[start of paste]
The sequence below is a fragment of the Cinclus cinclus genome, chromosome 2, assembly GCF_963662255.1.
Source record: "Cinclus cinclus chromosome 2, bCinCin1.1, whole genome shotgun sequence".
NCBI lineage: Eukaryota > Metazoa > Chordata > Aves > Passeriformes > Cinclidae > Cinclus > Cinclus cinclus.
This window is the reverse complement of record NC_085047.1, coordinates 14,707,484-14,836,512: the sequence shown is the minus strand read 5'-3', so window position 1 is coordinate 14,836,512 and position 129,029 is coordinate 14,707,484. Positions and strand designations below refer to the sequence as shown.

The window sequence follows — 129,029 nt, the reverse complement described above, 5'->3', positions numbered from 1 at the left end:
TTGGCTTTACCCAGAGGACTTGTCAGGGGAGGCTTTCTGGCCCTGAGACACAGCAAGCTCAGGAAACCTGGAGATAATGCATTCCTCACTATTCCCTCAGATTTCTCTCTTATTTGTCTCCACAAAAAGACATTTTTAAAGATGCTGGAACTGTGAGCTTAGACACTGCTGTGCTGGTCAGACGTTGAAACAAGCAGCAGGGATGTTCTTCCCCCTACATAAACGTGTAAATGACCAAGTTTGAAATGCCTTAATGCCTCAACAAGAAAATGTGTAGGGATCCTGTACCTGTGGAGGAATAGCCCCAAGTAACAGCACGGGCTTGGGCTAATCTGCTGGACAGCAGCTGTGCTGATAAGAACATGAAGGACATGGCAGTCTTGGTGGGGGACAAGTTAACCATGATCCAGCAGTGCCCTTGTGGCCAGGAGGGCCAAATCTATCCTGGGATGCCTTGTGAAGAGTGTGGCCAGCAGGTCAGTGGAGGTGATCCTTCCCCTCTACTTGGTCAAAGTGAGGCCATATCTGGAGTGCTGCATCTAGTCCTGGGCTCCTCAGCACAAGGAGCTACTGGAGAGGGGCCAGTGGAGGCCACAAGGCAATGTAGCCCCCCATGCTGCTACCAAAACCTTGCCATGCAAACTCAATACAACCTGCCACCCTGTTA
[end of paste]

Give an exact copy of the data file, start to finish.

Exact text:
The sequence below is a fragment of the Cinclus cinclus genome, chromosome 2, assembly GCF_963662255.1.
Source record: "Cinclus cinclus chromosome 2, bCinCin1.1, whole genome shotgun sequence".
NCBI lineage: Eukaryota > Metazoa > Chordata > Aves > Passeriformes > Cinclidae > Cinclus > Cinclus cinclus.
This window is the reverse complement of record NC_085047.1, coordinates 14,707,484-14,836,512: the sequence shown is the minus strand read 5'-3', so window position 1 is coordinate 14,836,512 and position 129,029 is coordinate 14,707,484. Positions and strand designations below refer to the sequence as shown.

The window sequence follows — 129,029 nt, the reverse complement described above, 5'->3', positions numbered from 1 at the left end:
TTGGCTTTACCCAGAGGACTTGTCAGGGGAGGCTTTCTGGCCCTGAGACACAGCAAGCTCAGGAAACCTGGAGATAATGCATTCCTCACTATTCCCTCAGATTTCTCTCTTATTTGTCTCCACAAAAAGACATTTTTAAAGATGCTGGAACTGTGAGCTTAGACACTGCTGTGCTGGTCAGACGTTGAAACAAGCAGCAGGGATGTTCTTCCCCCTACATAAACGTGTAAATGACCAAGTTTGAAATGCCTTAATGCCTCAACAAGAAAATGTGTAGGGATCCTGTACCTGTGGAGGAATAGCCCCAAGTAACAGCACGGGCTTGGGCTAATCTGCTGGACAGCAGCTGTGCTGATAAGAACATGAAGGACATGGCAGTCTTGGTGGGGGACAAGTTAACCATGATCCAGCAGTGCCCTTGTGGCCAGGAGGGCCAAATCTATCCTGGGATGCCTTGTGAAGAGTGTGGCCAGCAGGTCAGTGGAGGTGATCCTTCCCCTCTACTTGGTCAAAGTGAGGCCATATCTGGAGTGCTGCATCTAGTCCTGGGCTCCTCAGCACAAGGAGCTACTGGAGAGGGGCCAGTGGAGGCCACAAGGCAATGTAGCCCCCCATGCTGCTACCAAAACCTTGCCATGCAAACTCAATACAACCTGCCACCCTGTTA